by Shore Vineyards pastor Vic Francis
“We may not need any more cathedrals but we do need cathedral thinkers, people who can think beyond their own lifetimes” (philosopher Charles Handy).
I was with a New Zealand Christian leader one day and we got to talking about a key ministry in this country with which we had both been involved.We spoke warmly and respectfully about the ageing leader of the ministry and the challenges the organisation faced replacing him.
But we disagreed when we came to the subject of the legacy he would leave. My friend tended to think this man, for all his magnificent service, had stayed on too long and become a hindrance rather than a help to the ministry he had served for much of his life. I took the position that he was an amazing servant of God, a warrior who was an inspiration to all of us younger leaders as we considered our own older age.
I’ve thought a lot about that conversation since then and now believe I was wrong. He should have got out years ago.
My legacy at Shore Vineyards won’t be known until five years after I leave. If our church continues to thrive and grow and reach people for Christ under their new leaders, I will have succeeded. But if it flounders and loses momentum because I’m not there, or because it was too much built around me, or because I’ve somehow subtly set it up to fail without me, I will have failed.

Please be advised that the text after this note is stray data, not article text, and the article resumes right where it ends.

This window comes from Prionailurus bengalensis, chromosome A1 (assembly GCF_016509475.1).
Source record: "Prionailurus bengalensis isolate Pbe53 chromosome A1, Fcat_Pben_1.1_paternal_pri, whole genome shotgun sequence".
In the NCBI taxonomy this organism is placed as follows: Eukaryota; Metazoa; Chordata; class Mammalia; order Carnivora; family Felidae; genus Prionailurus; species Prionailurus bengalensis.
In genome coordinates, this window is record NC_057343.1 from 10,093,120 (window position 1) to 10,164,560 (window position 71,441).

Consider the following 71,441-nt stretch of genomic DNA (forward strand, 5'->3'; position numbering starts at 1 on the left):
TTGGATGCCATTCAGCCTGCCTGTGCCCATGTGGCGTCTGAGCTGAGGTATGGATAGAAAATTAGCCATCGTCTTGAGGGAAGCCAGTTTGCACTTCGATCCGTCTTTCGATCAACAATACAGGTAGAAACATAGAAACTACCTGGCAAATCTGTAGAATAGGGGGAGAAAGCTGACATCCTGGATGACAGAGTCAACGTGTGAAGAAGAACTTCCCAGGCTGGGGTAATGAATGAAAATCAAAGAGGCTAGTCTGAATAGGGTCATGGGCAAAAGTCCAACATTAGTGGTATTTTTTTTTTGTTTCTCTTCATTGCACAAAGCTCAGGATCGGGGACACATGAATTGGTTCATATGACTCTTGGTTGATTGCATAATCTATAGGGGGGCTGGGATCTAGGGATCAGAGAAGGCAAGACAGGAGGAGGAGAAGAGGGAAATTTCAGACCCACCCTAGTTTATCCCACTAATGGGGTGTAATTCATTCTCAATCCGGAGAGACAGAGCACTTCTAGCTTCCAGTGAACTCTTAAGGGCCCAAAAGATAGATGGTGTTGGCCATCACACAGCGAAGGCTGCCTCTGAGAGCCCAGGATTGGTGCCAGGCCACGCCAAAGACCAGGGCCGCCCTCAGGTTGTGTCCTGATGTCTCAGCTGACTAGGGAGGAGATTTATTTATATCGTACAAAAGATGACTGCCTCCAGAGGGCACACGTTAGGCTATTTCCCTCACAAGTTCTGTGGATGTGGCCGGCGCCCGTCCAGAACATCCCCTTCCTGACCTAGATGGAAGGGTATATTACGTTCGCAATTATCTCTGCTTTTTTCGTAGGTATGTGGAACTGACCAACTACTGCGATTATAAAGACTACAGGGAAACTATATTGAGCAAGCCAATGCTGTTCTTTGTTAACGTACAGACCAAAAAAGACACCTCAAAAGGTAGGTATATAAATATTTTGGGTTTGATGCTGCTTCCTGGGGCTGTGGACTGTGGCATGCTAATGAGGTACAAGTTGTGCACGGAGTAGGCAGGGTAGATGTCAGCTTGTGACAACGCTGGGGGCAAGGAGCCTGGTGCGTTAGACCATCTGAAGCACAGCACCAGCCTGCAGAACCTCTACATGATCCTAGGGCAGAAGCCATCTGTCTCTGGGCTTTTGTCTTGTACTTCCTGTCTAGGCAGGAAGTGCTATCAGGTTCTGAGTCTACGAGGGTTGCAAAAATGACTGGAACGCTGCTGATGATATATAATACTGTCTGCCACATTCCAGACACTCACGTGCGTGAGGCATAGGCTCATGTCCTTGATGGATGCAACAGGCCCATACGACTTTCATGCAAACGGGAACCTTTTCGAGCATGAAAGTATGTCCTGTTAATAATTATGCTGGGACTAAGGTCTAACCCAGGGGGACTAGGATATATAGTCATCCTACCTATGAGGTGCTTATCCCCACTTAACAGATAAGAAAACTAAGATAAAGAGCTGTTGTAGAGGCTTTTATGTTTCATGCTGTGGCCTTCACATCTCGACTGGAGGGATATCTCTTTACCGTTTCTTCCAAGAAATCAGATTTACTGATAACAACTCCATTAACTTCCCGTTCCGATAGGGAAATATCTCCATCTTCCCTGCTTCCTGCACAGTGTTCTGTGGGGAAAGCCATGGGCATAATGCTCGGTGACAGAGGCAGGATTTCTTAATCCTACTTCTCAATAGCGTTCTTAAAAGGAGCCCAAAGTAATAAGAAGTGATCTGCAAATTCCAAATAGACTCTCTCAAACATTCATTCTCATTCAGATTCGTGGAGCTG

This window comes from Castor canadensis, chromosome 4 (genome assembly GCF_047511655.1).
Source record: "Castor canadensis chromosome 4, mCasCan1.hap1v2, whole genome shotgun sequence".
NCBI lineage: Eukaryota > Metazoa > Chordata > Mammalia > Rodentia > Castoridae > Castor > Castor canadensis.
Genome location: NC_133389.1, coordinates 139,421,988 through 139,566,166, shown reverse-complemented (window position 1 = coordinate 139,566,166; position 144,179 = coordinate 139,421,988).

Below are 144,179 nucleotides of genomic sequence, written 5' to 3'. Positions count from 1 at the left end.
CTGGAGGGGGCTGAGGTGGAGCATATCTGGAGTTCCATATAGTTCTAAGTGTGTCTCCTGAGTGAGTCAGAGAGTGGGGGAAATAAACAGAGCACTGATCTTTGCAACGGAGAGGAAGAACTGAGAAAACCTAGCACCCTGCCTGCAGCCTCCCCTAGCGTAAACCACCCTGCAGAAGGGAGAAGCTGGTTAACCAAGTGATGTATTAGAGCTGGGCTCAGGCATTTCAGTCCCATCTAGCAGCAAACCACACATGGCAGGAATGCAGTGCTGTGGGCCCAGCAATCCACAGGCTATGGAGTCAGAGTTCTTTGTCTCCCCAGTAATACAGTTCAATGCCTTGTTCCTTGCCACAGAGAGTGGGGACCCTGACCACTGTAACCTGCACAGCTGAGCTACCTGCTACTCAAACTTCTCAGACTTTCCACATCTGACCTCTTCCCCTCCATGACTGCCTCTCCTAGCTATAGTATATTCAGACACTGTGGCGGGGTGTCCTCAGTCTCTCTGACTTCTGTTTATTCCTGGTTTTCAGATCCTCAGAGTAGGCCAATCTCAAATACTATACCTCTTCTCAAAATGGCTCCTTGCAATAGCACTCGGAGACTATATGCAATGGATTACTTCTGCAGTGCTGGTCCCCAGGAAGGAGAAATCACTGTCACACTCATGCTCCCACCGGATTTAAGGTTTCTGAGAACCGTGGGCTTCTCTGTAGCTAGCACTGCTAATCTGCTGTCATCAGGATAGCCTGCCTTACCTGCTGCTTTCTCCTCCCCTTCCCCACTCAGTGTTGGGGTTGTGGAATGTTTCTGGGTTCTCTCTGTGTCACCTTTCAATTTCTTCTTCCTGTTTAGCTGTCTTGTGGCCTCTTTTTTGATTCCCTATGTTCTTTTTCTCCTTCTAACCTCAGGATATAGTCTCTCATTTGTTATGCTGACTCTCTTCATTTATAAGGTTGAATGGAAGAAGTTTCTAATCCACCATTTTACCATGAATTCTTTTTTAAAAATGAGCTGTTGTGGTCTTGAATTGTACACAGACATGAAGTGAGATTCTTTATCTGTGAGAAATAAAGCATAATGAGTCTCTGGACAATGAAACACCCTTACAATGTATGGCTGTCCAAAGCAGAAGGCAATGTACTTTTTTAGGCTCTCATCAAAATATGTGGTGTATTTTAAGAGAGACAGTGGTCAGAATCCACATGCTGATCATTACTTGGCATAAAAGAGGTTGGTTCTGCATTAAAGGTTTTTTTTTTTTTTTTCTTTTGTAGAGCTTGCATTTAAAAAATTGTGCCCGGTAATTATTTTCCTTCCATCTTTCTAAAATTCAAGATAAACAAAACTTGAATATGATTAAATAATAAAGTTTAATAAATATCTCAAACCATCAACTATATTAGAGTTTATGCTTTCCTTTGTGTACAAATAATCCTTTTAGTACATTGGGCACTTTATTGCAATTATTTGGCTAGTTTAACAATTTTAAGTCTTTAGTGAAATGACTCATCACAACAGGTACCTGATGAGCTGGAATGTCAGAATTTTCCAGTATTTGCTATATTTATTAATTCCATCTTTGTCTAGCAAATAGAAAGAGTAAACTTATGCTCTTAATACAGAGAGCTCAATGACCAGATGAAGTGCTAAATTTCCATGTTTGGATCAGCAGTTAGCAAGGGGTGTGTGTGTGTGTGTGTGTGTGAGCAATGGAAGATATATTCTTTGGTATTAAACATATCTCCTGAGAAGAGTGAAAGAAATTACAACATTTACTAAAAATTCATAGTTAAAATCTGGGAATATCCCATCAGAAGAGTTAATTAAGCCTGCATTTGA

I have concluded that the way you leave a ministry is as important as the way you arrive. Some people leave too early, just when the breakthrough they had prayed and sacrificed for is near; others leave too late, in the process helping to kill the very thing they have given their lives to create.How do we process this vital decision? Some thoughts:
- Start with the end in mind – plan your succession early.
- Think young – don’t build a team of your age or older.
- Keep trusting God – in many ways, the older you are the harder this becomes.
- Grow in your role – increasingly do what only you can do and hand over the rest.
- Seek truth – find someone who will tell you when it’s over.
I’m unproven in this, being a long-term pastor of Shore Vineyards. But I trust that, having invested so much into this church, I will be obedient when God calls me to let go.